The staggering results of the 2020 election, followed by surprisingly blue-wave seat gains this November, has thrust a single issue into the national spotlight: are our elections still fair?
“Election fraud” has become a hot-ticket phrase in U.S. political discourse, dividing our country into two factions. Those who believe in widespread election fraud are vilified as “tin foil hat” conspiracy theorists, insurrectionists, and a threat to democracy. Then, there are adamant election fraud deniers, who claim voter fraud is fundamentally impossible.
And one geeky tech term, “database latency,” indicates precisely how our elections might have been stolen.
Data latency refers to the time it takes for data to become available in a database after an event occurs. This phenomenon is critical in many professions.
The police force relies critically on small margins of database latency. Say a police officer pulls over a speeder. His police computer reports that two hours ago, an Amber Alert was issued for a missing child, last seen in a similar vehicle, so the officer is on alert.
Database latency is restricted; the child is recovered.
On September 3, county election managers tacitly changed the zip codes of some 31,000 voters. Ballots were submitted that week. Those 31,000 votes were undeliverable. Someone collected the valid ballots. On September 15, those addresses were underhandedly changed back, American Thinker reported in a recent article.
Yet the National Change of Address Database (NCOA) does not record those address changes. They seemingly did not happen, because there is no digital history.
31 thousand citizens had their votes stolen. Interestingly, these people never had issues with sending and receiving mail prior to mailing out their ballots. The county mail-in ballot database, which commanded ballot addresses, was calculated and stealthy. They changed them, and then changed them back.
This event casts light on a massive issue in the foundation of voting in the United States.
Many states send ballots to everyone. Yet recipients often do not notice if they haven’t received a mail-in ballot. They may opt to vote in person.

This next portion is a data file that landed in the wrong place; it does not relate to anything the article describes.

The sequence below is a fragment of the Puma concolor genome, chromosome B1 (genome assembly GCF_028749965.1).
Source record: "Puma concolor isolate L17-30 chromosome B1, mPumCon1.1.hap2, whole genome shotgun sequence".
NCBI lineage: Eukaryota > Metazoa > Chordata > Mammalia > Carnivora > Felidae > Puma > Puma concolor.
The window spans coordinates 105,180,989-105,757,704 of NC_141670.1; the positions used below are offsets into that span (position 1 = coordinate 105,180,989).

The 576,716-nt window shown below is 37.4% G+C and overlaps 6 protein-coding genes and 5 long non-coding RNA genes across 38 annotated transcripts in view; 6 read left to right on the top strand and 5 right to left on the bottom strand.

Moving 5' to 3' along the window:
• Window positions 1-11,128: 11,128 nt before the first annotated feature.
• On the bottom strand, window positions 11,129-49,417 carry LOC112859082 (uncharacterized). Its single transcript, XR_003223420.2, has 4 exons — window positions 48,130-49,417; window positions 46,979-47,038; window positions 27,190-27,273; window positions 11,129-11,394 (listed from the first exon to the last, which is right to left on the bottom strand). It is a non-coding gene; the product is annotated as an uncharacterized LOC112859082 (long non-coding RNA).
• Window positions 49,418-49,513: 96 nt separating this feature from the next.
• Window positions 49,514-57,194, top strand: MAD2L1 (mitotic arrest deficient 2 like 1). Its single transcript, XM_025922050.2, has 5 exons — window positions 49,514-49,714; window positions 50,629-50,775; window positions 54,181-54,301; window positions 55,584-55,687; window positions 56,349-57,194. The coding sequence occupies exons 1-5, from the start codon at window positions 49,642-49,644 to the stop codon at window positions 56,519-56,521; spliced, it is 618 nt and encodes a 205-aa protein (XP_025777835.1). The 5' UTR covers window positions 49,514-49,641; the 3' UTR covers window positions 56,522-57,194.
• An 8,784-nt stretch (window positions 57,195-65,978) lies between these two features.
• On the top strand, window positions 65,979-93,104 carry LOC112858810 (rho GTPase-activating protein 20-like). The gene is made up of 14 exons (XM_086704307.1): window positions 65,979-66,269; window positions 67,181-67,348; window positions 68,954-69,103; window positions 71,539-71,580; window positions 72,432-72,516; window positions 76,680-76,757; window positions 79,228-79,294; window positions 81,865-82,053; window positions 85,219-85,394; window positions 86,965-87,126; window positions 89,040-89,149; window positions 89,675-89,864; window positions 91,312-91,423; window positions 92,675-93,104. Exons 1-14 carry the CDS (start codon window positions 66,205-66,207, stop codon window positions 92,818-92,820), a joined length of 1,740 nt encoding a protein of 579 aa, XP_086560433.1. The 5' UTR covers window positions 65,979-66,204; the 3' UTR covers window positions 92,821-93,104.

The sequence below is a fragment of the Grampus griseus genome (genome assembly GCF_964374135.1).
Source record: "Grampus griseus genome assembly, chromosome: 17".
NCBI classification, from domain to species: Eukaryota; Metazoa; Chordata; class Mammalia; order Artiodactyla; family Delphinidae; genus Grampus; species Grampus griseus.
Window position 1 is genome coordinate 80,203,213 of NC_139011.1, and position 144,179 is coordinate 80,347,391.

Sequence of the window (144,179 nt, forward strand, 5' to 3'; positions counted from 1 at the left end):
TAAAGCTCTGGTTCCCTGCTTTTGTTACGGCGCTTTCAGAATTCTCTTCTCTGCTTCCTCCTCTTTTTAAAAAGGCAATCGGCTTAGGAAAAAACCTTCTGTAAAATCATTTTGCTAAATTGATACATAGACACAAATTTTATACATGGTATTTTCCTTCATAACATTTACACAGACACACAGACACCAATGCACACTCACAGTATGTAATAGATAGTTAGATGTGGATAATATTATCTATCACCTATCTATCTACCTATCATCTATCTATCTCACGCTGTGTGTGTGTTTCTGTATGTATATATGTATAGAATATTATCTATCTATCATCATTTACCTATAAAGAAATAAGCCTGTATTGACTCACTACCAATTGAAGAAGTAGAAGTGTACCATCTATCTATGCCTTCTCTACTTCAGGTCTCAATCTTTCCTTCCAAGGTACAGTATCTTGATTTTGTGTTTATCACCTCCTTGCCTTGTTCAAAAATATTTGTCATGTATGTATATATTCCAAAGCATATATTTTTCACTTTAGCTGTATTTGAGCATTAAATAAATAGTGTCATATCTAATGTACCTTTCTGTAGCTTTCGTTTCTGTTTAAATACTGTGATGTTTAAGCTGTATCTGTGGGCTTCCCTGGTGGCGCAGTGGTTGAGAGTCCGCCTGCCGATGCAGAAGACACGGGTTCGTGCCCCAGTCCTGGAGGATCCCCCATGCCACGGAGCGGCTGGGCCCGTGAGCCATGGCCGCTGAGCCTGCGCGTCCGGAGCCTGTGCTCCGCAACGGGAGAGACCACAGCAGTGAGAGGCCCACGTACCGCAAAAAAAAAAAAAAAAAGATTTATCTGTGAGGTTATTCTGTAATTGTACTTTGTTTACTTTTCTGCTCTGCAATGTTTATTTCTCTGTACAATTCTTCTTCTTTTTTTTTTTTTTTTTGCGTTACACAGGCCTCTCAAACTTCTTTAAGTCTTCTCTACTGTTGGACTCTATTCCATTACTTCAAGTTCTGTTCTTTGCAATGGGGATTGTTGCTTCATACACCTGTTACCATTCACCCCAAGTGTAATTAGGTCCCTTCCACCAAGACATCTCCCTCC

“‘Oops! You already voted!’ Ever heard that?”
“Welcome to database latency,” American Thinker quipped.
Database latency, which is when “current reality lags the underlying record,” pioneered last month’s election results.
Progressive leftists aim to shift the political sphere of the nation to the far-left, occupying the majority of seats and throwing a few bones to Republicans, particularly to their country-club companions, the moderate RINOs.
The left is well aware that they can simply change addresses, bury or submit votes, and then quietly change them back. The leeway for this treacherous conduct should be non-existent, yet our broken system gifts them a gaping loophole to operate through.
“A thousand voters are changed from inactive, voted, then changed back, and how would you ever know? With lots of complex footwork, you could eventually tell from their voter history file, months after the election,” American Thinker pointed out.
Thus, any action to punish election fraud once evidence is eventually gathered, months later, is reactionary in nature. Passive and reactionary approaches are a piece of the puzzle, yet too often fruitless, as indicated by ineffective affidavits filed by the Texas GOP since the 2020 election.
So how do we solve this crisis? Do we reverse the election?
The sleek, modern approach to vote harvesting through mail-in ballots exploits database latency.
“To Republicans, election engineering is civics. To Democrats, it’s business, and they are great at it,” American Thinker said.
“They know the Republicans have hundreds of diligent election sleuths working in basements and dining room tables, checking voter rolls for the dead and the fakes. They know these people rely on NCOA… and other highly latent services as their baseline.”
And the left is right. Republicans use traditionally latent systems, like relational databases, SQL, NCOA and Melissa. None of these technologies report in real-time. They are easy to exploit.
If a person moves, it will eventually show up in NCOA, two months later. This window, when deciding the fate of a nation, is outrageous.
With all matters considered, here is the perfect equation for stealing elections in the U.S.:
Accurately count the in-person votes on election day. Count the early, in-person votes. Then, shut down the system. Claim some sort of crisis (i.e., the Atlanta water leak, Harris County “faulty machines,” etc.).
During the shut-down, bring in undeliverable ballots gathered when you changed voter information like addresses, names or zip codes, and then changed them back.
Determine the specific number of votes you need to win without making it too blatantly obvious.
Win the election.
Wait patiently for Republicans to file lawsuits months later. In the meantime, gaslight voters into demonizing “election fraud believers.”
Afterall, Election fraud is impossible in the U.S., right?